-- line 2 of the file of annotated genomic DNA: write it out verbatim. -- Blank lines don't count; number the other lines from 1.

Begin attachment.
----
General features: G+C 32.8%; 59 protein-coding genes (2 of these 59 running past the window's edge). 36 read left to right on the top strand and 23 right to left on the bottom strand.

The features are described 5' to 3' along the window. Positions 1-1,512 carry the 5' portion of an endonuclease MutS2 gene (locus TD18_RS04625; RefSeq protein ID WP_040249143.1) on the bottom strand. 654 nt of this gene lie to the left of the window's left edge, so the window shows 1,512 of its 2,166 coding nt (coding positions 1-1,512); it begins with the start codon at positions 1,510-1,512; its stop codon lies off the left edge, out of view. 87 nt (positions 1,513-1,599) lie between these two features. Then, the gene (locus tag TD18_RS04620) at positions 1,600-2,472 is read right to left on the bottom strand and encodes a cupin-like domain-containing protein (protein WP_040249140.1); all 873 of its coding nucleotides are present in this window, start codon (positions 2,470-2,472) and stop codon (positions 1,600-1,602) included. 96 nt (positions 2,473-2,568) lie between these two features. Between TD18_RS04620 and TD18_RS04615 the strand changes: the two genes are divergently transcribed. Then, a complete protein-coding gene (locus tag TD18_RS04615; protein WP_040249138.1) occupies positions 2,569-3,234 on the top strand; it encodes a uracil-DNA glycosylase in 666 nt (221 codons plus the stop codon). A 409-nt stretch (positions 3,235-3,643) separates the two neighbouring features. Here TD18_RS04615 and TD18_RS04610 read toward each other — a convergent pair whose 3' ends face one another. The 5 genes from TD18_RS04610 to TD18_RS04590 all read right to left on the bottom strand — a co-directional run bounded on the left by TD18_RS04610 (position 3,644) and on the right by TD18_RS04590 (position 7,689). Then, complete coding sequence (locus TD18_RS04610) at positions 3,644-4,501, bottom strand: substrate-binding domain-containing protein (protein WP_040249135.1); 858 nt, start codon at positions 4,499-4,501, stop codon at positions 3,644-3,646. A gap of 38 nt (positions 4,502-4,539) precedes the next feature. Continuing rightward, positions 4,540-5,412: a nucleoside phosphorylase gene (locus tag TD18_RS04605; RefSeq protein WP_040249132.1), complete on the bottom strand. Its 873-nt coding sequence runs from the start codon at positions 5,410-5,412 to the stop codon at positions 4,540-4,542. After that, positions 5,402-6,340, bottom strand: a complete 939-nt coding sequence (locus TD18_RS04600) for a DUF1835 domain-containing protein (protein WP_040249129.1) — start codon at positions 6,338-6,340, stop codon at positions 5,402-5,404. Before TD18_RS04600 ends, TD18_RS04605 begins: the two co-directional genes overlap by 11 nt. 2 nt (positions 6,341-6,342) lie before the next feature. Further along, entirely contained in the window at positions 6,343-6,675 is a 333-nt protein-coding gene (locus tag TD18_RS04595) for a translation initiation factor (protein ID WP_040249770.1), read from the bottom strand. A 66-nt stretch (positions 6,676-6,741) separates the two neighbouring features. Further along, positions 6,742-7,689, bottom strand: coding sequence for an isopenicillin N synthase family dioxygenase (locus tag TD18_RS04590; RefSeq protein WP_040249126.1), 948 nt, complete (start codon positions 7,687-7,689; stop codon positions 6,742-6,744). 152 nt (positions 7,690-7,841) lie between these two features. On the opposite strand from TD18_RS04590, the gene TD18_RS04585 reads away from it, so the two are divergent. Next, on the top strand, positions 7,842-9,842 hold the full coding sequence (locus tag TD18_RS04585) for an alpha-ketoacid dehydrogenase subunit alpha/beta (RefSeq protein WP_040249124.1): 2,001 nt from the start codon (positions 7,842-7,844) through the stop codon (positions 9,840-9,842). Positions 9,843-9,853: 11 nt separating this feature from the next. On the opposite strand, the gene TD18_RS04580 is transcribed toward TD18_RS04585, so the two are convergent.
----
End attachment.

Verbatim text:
The features are described 5' to 3' along the window. Positions 1-1,512 carry the 5' portion of an endonuclease MutS2 gene (locus TD18_RS04625; RefSeq protein ID WP_040249143.1) on the bottom strand. 654 nt of this gene lie to the left of the window's left edge, so the window shows 1,512 of its 2,166 coding nt (coding positions 1-1,512); it begins with the start codon at positions 1,510-1,512; its stop codon lies off the left edge, out of view. 87 nt (positions 1,513-1,599) lie between these two features. Then, the gene (locus tag TD18_RS04620) at positions 1,600-2,472 is read right to left on the bottom strand and encodes a cupin-like domain-containing protein (protein WP_040249140.1); all 873 of its coding nucleotides are present in this window, start codon (positions 2,470-2,472) and stop codon (positions 1,600-1,602) included. 96 nt (positions 2,473-2,568) lie between these two features. Between TD18_RS04620 and TD18_RS04615 the strand changes: the two genes are divergently transcribed. Then, a complete protein-coding gene (locus tag TD18_RS04615; protein WP_040249138.1) occupies positions 2,569-3,234 on the top strand; it encodes a uracil-DNA glycosylase in 666 nt (221 codons plus the stop codon). A 409-nt stretch (positions 3,235-3,643) separates the two neighbouring features. Here TD18_RS04615 and TD18_RS04610 read toward each other — a convergent pair whose 3' ends face one another. The 5 genes from TD18_RS04610 to TD18_RS04590 all read right to left on the bottom strand — a co-directional run bounded on the left by TD18_RS04610 (position 3,644) and on the right by TD18_RS04590 (position 7,689). Then, complete coding sequence (locus TD18_RS04610) at positions 3,644-4,501, bottom strand: substrate-binding domain-containing protein (protein WP_040249135.1); 858 nt, start codon at positions 4,499-4,501, stop codon at positions 3,644-3,646. A gap of 38 nt (positions 4,502-4,539) precedes the next feature. Continuing rightward, positions 4,540-5,412: a nucleoside phosphorylase gene (locus tag TD18_RS04605; RefSeq protein WP_040249132.1), complete on the bottom strand. Its 873-nt coding sequence runs from the start codon at positions 5,410-5,412 to the stop codon at positions 4,540-4,542. After that, positions 5,402-6,340, bottom strand: a complete 939-nt coding sequence (locus TD18_RS04600) for a DUF1835 domain-containing protein (protein WP_040249129.1) — start codon at positions 6,338-6,340, stop codon at positions 5,402-5,404. Before TD18_RS04600 ends, TD18_RS04605 begins: the two co-directional genes overlap by 11 nt. 2 nt (positions 6,341-6,342) lie before the next feature. Further along, entirely contained in the window at positions 6,343-6,675 is a 333-nt protein-coding gene (locus tag TD18_RS04595) for a translation initiation factor (protein ID WP_040249770.1), read from the bottom strand. A 66-nt stretch (positions 6,676-6,741) separates the two neighbouring features. Further along, positions 6,742-7,689, bottom strand: coding sequence for an isopenicillin N synthase family dioxygenase (locus tag TD18_RS04590; RefSeq protein WP_040249126.1), 948 nt, complete (start codon positions 7,687-7,689; stop codon positions 6,742-6,744). 152 nt (positions 7,690-7,841) lie between these two features. On the opposite strand from TD18_RS04590, the gene TD18_RS04585 reads away from it, so the two are divergent. Next, on the top strand, positions 7,842-9,842 hold the full coding sequence (locus tag TD18_RS04585) for an alpha-ketoacid dehydrogenase subunit alpha/beta (RefSeq protein WP_040249124.1): 2,001 nt from the start codon (positions 7,842-7,844) through the stop codon (positions 9,840-9,842). Positions 9,843-9,853: 11 nt separating this feature from the next. On the opposite strand, the gene TD18_RS04580 is transcribed toward TD18_RS04585, so the two are convergent.